5 Players To Watch
Kwame Geathers (NT, Georgia, Jr.). You probably know Geathers' name for two reasons: He's enormous (6'6, 355), and he's Georgia's new starting nose tackle after John Jenkins failed to make grades. Geathers is actually a bit more of a playmaker than Jenkins (5.0 tackles for loss to 2.0), and Georgia's line was only decent in 2012 even with Jenkins, so perhaps this isn't a big deal. But if Geathers is able to have his way with the middle of Nebraska's line and force quarterback Taylor Martinez into a reactive state in either the option game or the pass, the Huskers will struggle to sustain drives.
Todd Gurley (RB, Georgia, Fr.). So it bears mentioning that Nebraska's run defense is not as bad as it looked in the Big Ten title game, when the Huskers allowed 539 rushing yards to Wisconsin. The Huskers' defense probably also wasn't as good as it looked when it held iffy (to put it nicely) Minnesota and Iowa offenses to a combined 377 yards (218 on the ground) and 21 points. Regardless, it is probably fair to say that no single Georgia player was more excited about the prospects of playing Nebraska than Gurley, the leader of a pair of interesting Georgia freshmen in the backfield. Fresh out of high school, Gurley rushed for 1,260 yards and 16 touchdowns (backup Keith Marshall tossed in 723 yards and eight touchdowns), and when he is rolling, Georgia's offense is nearly unstoppable.
Despite the midseason losses of receivers Michael Bennett and Marlon Brown, the Georgia passing game achieved at an incredibly high level (first in the country in Passing S&P+, actually). Junior quarterback Aaron Murray completed 65 percent of his passes with 31 touchdowns to eight interceptions, and each of his top three current targets -- Tavarres King, Malcolm Mitchell and Arthur Lynch -- averaged at least 11.0 yards per target. When Gurley is on, you cannot possibly have an answer for everything. Gurley rushed for 122 yards (5.3 per carry) against the stout Alabama front seven in the SEC title game, and it almost earned the Dawgs a spot in the national title game.
Jarvis Jones (OLB, Georgia, Jr.). Including even Notre Dame's Manti Te'o, there probably isn't a single defensive player more valuable to his team than Jones, who almost single-handedly beat Missouri (two fourth-quarter takeaways) and Florida (4.5 tackles for loss, three sacks) and watched his defense struggle as he was hobbled with injuries midseason. Despite missing two games, Jones still finished the season with 22.5 tackles for loss (first in the country), 12.5 sacks (sixth), and seven forced fumbles (first).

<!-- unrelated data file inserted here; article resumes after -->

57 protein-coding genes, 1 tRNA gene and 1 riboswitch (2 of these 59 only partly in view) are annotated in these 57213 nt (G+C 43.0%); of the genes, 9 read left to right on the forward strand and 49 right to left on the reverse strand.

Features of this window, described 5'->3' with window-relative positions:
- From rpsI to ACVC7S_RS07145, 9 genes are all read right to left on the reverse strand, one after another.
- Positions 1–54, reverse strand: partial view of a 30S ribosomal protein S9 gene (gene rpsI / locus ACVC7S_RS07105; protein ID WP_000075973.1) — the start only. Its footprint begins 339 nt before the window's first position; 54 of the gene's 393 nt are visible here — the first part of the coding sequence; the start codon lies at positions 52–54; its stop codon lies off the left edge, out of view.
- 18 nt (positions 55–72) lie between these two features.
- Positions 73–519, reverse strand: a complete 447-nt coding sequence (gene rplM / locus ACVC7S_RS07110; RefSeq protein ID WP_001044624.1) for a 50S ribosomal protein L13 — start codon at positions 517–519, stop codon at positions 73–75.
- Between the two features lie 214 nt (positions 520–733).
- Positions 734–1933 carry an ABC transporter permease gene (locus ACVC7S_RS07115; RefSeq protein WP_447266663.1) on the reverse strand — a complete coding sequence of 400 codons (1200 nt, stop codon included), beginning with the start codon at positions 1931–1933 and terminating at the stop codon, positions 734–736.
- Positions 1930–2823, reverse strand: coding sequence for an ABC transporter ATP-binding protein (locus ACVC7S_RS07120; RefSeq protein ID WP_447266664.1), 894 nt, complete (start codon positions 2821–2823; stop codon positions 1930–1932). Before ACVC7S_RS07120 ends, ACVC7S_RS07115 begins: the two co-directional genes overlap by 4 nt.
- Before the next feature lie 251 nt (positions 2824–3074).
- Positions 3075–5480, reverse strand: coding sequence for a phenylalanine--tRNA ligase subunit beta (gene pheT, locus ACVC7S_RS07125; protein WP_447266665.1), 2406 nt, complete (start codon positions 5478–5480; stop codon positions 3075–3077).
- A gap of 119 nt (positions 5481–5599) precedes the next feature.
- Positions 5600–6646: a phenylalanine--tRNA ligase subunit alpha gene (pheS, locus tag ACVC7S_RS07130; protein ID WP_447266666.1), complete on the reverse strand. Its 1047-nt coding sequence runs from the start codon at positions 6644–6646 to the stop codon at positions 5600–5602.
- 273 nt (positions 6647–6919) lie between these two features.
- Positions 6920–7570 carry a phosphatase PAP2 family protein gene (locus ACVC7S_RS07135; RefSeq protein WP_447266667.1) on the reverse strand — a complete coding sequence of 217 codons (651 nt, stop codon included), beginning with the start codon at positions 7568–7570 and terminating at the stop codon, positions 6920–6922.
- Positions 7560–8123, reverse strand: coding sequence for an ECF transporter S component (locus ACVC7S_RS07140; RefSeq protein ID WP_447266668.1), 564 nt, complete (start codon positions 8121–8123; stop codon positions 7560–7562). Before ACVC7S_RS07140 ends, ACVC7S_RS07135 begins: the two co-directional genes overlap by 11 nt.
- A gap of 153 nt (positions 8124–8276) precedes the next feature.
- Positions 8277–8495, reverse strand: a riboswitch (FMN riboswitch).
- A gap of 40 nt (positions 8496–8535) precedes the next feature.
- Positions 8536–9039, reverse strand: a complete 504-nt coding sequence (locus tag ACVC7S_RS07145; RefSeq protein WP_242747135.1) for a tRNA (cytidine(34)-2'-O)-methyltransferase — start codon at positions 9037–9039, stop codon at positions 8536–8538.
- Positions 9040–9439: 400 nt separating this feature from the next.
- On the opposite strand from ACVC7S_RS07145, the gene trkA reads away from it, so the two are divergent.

And against an offense that allowed 86 tackles for loss (say this for Nebraska: you will probably see some big plays, one way or another, when the Huskers have the ball), Jones could have quite the game. And if Nebraska is able to account for him, the Huskers probably won't also be able to keep players like linebackers Alec Ogletree and Jordan Jenkins, safety Bacarri Rambo, etc., in check.
Eric Martin (DE, Nebraska, Sr.). Nebraska's defense fell apart a bit in 2011, mostly because of a sudden lack of playmakers. The Huskers made just 56 tackles for loss last fall, worse than all but six BCS conference defenses. But under new defensive coordinator John Papuchis, they bounced back a bit in 2012, improving to 73 tackles for loss and progressing from 39th to 27th in Def. F/+. (Again, that effort against Wisconsin was not the norm.) The leader: Eric Martin, with 14.5 tackles for loss and 8.5 sacks. An active front allows a fun set of defensive backs to act up a bit; safety Daimion Stafford (4.0 tackles for loss, four picks, seven passes broken up) and corner Stanley Jean-Baptiste (two interceptions, nine passes broken up) can break on the ball as well as anybody if Aaron Murray is making passes under duress. That is basically up to Martin.
Taylor Martinez (QB, Nebraska, Jr.). Maybe you've heard of him? The beta version of Johnny Manziel is no longer on pace for the four Heismans we expected from him in September 2010, but his performance has stabilized, and offensive coordinator Tim Beck has reached a solid play-calling rhythm to suit his skill set. Nebraska will give him plenty of easy passes to make on standard downs (for the season, he has completed 62 percent of his passes for 2,667 yards, 21 touchdowns and 10 interceptions), and his legs are still his legs (1,183 pre-sack rushing yards and 10 touchdowns).
And while he is not, and will never be, a major passing threat, he is still capable of doing things like this.